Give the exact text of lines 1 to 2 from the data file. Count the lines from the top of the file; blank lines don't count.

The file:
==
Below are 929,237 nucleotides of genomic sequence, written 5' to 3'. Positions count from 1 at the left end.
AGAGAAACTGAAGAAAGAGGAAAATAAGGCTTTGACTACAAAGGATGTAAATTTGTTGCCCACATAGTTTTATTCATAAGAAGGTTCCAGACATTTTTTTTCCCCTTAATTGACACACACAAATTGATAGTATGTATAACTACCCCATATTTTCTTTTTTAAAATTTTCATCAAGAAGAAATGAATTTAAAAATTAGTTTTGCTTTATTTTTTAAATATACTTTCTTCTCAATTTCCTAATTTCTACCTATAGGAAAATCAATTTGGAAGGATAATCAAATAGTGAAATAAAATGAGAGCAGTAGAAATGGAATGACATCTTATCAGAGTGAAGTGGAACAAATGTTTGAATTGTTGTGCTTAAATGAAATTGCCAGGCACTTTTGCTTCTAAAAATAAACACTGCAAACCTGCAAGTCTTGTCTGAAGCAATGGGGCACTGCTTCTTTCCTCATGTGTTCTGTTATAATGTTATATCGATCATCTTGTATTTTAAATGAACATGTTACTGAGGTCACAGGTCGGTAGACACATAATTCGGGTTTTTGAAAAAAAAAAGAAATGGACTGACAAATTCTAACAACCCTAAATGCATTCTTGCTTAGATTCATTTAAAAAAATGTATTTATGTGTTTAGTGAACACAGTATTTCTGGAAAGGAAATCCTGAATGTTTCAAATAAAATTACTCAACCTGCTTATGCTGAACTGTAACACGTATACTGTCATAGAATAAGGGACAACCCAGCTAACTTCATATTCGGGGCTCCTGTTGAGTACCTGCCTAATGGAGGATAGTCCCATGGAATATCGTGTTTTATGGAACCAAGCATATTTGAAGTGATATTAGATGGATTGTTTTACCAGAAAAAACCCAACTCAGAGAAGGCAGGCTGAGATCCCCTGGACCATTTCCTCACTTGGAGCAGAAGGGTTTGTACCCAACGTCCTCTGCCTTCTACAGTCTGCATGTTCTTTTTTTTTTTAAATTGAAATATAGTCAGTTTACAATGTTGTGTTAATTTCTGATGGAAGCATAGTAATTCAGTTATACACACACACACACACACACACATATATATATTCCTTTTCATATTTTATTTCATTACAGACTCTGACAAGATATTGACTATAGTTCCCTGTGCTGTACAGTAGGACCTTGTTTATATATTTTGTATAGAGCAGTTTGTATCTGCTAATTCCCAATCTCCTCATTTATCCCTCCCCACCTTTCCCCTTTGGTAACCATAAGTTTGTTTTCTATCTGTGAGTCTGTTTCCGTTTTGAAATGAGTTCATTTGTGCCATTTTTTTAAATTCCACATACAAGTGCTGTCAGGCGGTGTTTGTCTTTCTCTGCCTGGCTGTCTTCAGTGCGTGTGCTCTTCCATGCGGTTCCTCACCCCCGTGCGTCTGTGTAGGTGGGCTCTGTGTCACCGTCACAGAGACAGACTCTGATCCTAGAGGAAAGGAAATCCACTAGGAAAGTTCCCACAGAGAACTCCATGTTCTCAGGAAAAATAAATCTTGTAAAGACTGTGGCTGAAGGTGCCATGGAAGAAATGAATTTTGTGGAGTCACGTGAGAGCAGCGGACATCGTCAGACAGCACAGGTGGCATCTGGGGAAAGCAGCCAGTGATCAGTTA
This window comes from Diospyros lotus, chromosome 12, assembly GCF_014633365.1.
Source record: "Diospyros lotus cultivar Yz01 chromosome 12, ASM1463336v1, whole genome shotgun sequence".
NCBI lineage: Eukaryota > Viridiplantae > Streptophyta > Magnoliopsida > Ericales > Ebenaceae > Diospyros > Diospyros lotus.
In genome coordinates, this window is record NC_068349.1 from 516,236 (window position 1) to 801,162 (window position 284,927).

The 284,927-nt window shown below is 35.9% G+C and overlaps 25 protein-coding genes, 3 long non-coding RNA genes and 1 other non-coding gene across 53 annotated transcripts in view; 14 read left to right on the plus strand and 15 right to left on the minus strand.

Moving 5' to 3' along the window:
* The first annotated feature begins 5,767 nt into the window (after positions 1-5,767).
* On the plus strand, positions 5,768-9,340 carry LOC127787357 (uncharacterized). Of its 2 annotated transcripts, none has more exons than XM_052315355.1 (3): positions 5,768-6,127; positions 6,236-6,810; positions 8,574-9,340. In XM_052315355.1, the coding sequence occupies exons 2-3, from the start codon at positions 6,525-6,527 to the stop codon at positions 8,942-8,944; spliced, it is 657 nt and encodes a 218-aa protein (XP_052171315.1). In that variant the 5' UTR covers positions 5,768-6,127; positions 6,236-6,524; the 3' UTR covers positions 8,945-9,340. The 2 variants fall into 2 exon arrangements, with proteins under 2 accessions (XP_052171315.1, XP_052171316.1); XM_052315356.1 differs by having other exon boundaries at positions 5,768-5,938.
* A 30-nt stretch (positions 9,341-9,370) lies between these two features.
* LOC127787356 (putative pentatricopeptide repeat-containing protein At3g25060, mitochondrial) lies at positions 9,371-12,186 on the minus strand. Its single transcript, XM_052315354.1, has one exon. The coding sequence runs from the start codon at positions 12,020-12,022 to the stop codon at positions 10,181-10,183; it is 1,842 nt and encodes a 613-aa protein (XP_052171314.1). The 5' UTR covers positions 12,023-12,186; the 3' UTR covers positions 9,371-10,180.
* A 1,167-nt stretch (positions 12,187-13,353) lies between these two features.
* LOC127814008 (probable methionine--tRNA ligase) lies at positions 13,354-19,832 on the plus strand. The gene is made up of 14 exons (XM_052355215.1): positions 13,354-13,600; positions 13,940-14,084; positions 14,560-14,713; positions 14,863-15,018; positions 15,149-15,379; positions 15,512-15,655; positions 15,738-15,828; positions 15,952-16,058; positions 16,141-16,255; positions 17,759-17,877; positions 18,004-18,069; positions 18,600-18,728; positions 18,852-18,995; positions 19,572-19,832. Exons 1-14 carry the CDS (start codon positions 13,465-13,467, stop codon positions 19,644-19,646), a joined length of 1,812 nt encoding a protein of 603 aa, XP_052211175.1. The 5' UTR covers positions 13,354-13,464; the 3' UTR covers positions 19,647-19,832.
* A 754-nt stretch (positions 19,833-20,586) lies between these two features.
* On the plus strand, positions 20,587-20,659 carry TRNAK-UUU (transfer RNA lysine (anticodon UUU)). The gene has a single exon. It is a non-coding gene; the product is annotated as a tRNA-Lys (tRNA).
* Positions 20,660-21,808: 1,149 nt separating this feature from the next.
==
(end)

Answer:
Below are 929,237 nucleotides of genomic sequence, written 5' to 3'. Positions count from 1 at the left end.
AGAGAAACTGAAGAAAGAGGAAAATAAGGCTTTGACTACAAAGGATGTAAATTTGTTGCCCACATAGTTTTATTCATAAGAAGGTTCCAGACATTTTTTTTCCCCTTAATTGACACACACAAATTGATAGTATGTATAACTACCCCATATTTTCTTTTTTAAAATTTTCATCAAGAAGAAATGAATTTAAAAATTAGTTTTGCTTTATTTTTTAAATATACTTTCTTCTCAATTTCCTAATTTCTACCTATAGGAAAATCAATTTGGAAGGATAATCAAATAGTGAAATAAAATGAGAGCAGTAGAAATGGAATGACATCTTATCAGAGTGAAGTGGAACAAATGTTTGAATTGTTGTGCTTAAATGAAATTGCCAGGCACTTTTGCTTCTAAAAATAAACACTGCAAACCTGCAAGTCTTGTCTGAAGCAATGGGGCACTGCTTCTTTCCTCATGTGTTCTGTTATAATGTTATATCGATCATCTTGTATTTTAAATGAACATGTTACTGAGGTCACAGGTCGGTAGACACATAATTCGGGTTTTTGAAAAAAAAAAGAAATGGACTGACAAATTCTAACAACCCTAAATGCATTCTTGCTTAGATTCATTTAAAAAAATGTATTTATGTGTTTAGTGAACACAGTATTTCTGGAAAGGAAATCCTGAATGTTTCAAATAAAATTACTCAACCTGCTTATGCTGAACTGTAACACGTATACTGTCATAGAATAAGGGACAACCCAGCTAACTTCATATTCGGGGCTCCTGTTGAGTACCTGCCTAATGGAGGATAGTCCCATGGAATATCGTGTTTTATGGAACCAAGCATATTTGAAGTGATATTAGATGGATTGTTTTACCAGAAAAAACCCAACTCAGAGAAGGCAGGCTGAGATCCCCTGGACCATTTCCTCACTTGGAGCAGAAGGGTTTGTACCCAACGTCCTCTGCCTTCTACAGTCTGCATGTTCTTTTTTTTTTTAAATTGAAATATAGTCAGTTTACAATGTTGTGTTAATTTCTGATGGAAGCATAGTAATTCAGTTATACACACACACACACACACACACATATATATATTCCTTTTCATATTTTATTTCATTACAGACTCTGACAAGATATTGACTATAGTTCCCTGTGCTGTACAGTAGGACCTTGTTTATATATTTTGTATAGAGCAGTTTGTATCTGCTAATTCCCAATCTCCTCATTTATCCCTCCCCACCTTTCCCCTTTGGTAACCATAAGTTTGTTTTCTATCTGTGAGTCTGTTTCCGTTTTGAAATGAGTTCATTTGTGCCATTTTTTTAAATTCCACATACAAGTGCTGTCAGGCGGTGTTTGTCTTTCTCTGCCTGGCTGTCTTCAGTGCGTGTGCTCTTCCATGCGGTTCCTCACCCCCGTGCGTCTGTGTAGGTGGGCTCTGTGTCACCGTCACAGAGACAGACTCTGATCCTAGAGGAAAGGAAATCCACTAGGAAAGTTCCCACAGAGAACTCCATGTTCTCAGGAAAAATAAATCTTGTAAAGACTGTGGCTGAAGGTGCCATGGAAGAAATGAATTTTGTGGAGTCACGTGAGAGCAGCGGACATCGTCAGACAGCACAGGTGGCATCTGGGGAAAGCAGCCAGTGATCAGTTA